A large proportion of the world was rattled with the appearance of coronavirus disease 2019 (COVID-19) in the latter part of 2019. Prior to the inception of COVID-19, many people had not experienced a pandemic in their lifetime, so it quickly became a life-changing event.

When the virus was initially isolated in Wuhan City, China, around December 2019, there was not the immediate thought that it would ultimately spread across the globe to cause widespread deaths and change people’s lives for the foreseeable future.

Prior to the recent outbreak of COVID-19, most Americans were aware of another type of the coronavirus, severe acute respiratory syndrome (SARS) in 2002, which stemmed from an outbreak in Guangdong Province of China and lead to 8098 cases and contributed to 774 deaths.

However, the magnitude of that outbreak does not compare to what has been experienced with COVID-19.1 Similar to SARS, COVID-19 initially affected individuals who were elderly or had a compromised respiratory system; however, this target population also began to change as time went on to present in both the young and old.

The rapid spread of the COVID-19 virus in Wuhan lead to an evacuation of the city, which began the chain of steps and measures that were taken by other governing bodies across the world to attempt to contain the spread of the virus.2 As the virus began to spread across the globe, the responsibilities of care fell on health care professionals, including pharmacists. Along with the duty to care was also the psychological burden that developed in these frontline professionals.3  

The spread of the virus contributed to associated morbidity and mortality, but also lead to the development of mental health issues and even trauma from lived experiences among health care professionals at the center of the pandemic.3 The first occurrence of this impact was seen in Wuhan, China, where health care professionals on the frontlines were experiencing an alarming rate of insomnia, stress, anxiety, and depression.4

Some of these health care professionals were providing care on an ongoing basis, and therefore risked exposing themselves to the virus and, thus, psychological symptoms would develop or be further exacerbated as a result.

During the height of the COVID-19 pandemic, health care professionals were faced with shortages of personal protective equipment, which only increased their risk of contracting the virus. They also worked long, difficult hours that produced feelings of burnout. Ultimately, the consistent barrage of these issues would lead some professionals to quit their jobs out of fear of either contracting the virus and the associated mental health toll.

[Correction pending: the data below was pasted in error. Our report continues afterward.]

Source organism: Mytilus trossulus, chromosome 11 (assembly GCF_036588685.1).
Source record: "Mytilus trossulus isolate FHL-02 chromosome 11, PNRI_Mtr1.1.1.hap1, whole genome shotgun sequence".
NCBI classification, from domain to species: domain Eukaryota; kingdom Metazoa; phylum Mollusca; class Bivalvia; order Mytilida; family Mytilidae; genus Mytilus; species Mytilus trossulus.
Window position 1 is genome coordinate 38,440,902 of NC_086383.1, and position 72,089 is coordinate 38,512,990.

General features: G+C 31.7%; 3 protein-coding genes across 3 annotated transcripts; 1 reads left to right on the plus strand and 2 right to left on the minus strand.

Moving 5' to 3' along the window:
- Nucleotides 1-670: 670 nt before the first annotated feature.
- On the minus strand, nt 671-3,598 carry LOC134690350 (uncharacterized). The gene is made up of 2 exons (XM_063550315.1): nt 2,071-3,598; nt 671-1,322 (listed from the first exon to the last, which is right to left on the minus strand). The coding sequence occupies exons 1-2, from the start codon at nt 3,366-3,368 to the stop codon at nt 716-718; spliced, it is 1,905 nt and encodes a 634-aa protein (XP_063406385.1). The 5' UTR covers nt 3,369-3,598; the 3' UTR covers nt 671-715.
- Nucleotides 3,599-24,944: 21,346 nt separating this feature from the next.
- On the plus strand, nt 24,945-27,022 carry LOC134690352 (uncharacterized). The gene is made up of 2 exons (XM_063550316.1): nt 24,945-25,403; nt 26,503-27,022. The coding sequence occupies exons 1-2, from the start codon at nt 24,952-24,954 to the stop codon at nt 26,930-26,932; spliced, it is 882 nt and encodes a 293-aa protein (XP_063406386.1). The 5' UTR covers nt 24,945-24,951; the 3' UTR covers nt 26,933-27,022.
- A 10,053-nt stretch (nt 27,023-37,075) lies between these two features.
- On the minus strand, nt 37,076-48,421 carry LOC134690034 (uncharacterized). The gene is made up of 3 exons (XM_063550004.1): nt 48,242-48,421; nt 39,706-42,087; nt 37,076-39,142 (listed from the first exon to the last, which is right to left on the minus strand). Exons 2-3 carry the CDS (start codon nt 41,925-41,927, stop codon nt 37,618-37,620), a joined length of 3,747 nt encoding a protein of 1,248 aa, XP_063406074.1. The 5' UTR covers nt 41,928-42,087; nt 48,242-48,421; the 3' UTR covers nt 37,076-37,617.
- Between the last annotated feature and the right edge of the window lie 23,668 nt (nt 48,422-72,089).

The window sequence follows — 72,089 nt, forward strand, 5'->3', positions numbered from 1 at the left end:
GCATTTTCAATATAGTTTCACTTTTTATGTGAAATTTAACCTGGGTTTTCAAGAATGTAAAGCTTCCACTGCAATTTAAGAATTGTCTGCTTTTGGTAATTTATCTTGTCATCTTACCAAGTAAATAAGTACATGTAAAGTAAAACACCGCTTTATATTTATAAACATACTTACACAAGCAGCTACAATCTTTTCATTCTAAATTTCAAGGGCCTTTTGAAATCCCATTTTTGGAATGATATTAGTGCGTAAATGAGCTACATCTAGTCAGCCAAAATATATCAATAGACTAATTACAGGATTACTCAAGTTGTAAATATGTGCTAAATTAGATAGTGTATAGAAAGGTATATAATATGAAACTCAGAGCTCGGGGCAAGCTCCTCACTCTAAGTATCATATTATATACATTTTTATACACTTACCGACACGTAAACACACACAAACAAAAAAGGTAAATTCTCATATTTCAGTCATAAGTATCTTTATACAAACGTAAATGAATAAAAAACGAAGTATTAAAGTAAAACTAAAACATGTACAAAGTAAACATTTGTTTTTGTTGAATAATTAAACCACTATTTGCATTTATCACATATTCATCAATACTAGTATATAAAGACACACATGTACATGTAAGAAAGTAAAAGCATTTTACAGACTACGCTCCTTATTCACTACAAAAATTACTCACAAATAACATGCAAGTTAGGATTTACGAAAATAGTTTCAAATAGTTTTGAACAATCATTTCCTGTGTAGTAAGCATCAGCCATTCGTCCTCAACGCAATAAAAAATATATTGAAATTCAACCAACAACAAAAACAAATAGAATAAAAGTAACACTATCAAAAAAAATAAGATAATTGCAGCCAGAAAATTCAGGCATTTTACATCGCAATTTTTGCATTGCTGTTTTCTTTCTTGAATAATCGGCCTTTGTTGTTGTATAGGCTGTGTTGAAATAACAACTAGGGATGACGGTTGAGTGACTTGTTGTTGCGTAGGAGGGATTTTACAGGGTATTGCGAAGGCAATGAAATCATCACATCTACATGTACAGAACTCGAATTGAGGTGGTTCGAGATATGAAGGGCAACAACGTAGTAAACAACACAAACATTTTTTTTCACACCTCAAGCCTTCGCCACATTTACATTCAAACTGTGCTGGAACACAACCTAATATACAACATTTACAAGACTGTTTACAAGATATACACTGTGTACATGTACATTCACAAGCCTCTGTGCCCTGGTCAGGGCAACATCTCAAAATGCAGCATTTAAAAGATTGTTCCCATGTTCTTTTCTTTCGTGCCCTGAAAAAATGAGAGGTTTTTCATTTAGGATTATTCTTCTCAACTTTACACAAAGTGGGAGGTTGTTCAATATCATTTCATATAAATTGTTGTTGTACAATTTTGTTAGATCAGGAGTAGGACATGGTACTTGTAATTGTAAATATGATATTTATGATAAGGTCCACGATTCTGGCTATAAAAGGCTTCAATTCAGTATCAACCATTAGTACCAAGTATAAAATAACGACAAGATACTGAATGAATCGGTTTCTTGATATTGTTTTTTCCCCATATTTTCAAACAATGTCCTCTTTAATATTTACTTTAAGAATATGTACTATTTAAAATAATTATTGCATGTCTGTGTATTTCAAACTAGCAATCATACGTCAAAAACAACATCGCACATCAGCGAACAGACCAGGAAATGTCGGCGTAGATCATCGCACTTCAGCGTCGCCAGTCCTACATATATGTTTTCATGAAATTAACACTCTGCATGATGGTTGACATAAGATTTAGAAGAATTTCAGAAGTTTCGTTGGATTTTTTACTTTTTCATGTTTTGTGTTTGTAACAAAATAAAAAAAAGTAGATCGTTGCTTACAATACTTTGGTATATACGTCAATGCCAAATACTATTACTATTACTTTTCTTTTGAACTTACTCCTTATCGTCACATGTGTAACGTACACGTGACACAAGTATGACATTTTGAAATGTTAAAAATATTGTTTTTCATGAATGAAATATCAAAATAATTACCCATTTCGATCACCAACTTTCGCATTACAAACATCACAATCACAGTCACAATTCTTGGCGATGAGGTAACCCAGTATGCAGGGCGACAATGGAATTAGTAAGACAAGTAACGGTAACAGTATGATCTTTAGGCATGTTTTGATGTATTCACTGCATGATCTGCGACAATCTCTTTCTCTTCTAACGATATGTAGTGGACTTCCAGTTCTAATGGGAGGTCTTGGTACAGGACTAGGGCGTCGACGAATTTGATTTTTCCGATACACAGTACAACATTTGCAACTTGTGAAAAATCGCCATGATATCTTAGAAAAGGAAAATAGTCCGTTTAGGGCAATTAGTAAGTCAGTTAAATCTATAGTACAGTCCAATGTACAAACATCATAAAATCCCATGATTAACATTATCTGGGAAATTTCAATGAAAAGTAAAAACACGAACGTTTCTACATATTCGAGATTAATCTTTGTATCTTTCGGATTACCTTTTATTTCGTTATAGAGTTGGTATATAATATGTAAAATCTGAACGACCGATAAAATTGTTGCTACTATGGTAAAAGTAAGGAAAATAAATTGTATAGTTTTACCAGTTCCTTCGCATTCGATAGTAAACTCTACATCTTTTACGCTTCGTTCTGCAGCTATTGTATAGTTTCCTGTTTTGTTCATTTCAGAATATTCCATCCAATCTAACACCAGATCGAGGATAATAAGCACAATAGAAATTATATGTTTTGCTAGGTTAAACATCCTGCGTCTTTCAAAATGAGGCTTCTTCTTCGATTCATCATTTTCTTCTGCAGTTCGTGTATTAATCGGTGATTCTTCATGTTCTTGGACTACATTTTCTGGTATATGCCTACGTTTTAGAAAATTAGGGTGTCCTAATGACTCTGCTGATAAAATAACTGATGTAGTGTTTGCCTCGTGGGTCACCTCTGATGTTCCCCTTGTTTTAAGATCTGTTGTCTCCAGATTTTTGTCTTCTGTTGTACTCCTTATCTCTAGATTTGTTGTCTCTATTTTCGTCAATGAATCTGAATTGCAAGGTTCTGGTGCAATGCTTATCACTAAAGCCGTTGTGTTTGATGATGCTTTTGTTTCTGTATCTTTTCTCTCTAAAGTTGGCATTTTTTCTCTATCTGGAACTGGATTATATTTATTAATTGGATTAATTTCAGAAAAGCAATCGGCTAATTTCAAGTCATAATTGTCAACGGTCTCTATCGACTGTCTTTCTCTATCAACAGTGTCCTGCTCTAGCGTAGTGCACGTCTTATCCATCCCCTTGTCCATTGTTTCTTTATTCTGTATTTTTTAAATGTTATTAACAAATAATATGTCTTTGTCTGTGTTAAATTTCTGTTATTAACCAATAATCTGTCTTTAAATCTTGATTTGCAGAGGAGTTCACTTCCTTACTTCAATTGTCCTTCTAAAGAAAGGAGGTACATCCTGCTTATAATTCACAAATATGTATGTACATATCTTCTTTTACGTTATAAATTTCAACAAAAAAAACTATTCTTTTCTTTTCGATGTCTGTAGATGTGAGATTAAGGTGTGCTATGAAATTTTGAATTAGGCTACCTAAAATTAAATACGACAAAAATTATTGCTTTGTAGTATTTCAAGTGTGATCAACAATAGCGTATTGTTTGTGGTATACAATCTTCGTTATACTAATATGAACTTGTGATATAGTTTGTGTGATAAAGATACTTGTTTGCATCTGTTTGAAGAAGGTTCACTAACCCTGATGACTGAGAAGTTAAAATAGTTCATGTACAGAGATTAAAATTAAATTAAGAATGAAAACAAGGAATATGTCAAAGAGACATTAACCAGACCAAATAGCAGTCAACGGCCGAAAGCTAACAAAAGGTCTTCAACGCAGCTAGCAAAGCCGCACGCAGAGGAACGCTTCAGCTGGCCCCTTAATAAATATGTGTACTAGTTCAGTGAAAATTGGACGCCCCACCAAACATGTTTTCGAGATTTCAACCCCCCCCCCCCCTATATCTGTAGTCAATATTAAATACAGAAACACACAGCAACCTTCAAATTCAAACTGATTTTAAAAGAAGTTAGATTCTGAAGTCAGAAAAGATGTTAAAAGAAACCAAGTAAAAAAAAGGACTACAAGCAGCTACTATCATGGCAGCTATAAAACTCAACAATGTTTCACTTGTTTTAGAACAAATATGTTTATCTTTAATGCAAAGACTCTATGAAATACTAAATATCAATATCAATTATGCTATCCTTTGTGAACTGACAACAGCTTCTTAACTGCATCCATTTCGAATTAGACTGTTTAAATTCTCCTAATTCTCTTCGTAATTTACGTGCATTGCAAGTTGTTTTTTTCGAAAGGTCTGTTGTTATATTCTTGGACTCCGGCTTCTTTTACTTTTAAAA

Based on the evaluation of smaller scale epidemics and what health care professionals are facing in the midst of COVID-19, there can be an associated increase in psychological morbidities.5 A notable issue that developed, according to a web-based questionnaire conducted between March 27 and 31, 2020, was the presence of post-traumatic stress disorder (PTSD) resulting from the traumatic experiences of treating patients with COVID-19.

This questionnaire was presented to Italian health care workers, whose country was hit especially hard by the pandemic and who were working in front- and second-line positions.6 The study was able to confirm what was identified in China and a strong relationship with the mental health of health care workers, which was relevant during the pandemic.6

In order to combat the mental health distress and trauma that continues to arise during this pandemic, the key is the ability to immediately identify presenting symptoms and to act accordingly to provide treatment. Health care professionals, such as pharmacists, will remain a staple of the COVID-19 pandemic. Therefore, in order for them to continue to effectively tackle the virus and treat patients, their own mental health and the possibility of psychological burden should be evaluated on an ongoing basis.

References
  1. Fehr AR, Perlman S. Coronaviruses: an overview of their replication and pathogenesis. Methods Mol Biol. 2015;1282:1–23. doi:10.1007/978-1-4939-2438-7_1
  2. Ryan J & Reichert C. Coronavirus timeline: How the disease spread across the globe from Dec. 2019 into March 2020. C/NET. Retrieved from https://www.cnet.com/news/coronavirus-timeline-how-the-disease-spread-across-the-globe-december-2019-into-march-2020/
  3. Spoorthy MS, Pratapa SK, Mahant S. Mental health problems faced by healthcare workers due to the COVID-19 pandemic-A review [published online ahead of print, 2020 Apr 22]. Asian J Psychiatr. 2020;51:102119. doi:10.1016/j.ajp.2020.102119
  4. Lai J, Ma S, Wang Y, et al. Factors associated with mental health outcomes among health care workers exposed to coronavirus disease 2019. JAMA Netw Open.2020;3(3):e203976. doi:10.1001/jamanetworkopen.2020.3976.
  5. Tsamakis K, Rizos E, J Manolis A, et al. COVID-19 pandemic and its impact on mental health of healthcare professionals. Exp Ther Med. 2020;19(6):3451-3453. doi:10.3892/etm.2020.8646
  6. Blankenship B. How COVID-19 affecs the mental health of healthcare workers. Medical News Bulletin. Retrieved from https://medicalnewsbulletin.com/covid-19-and-mental-health-of-healthcare-workers/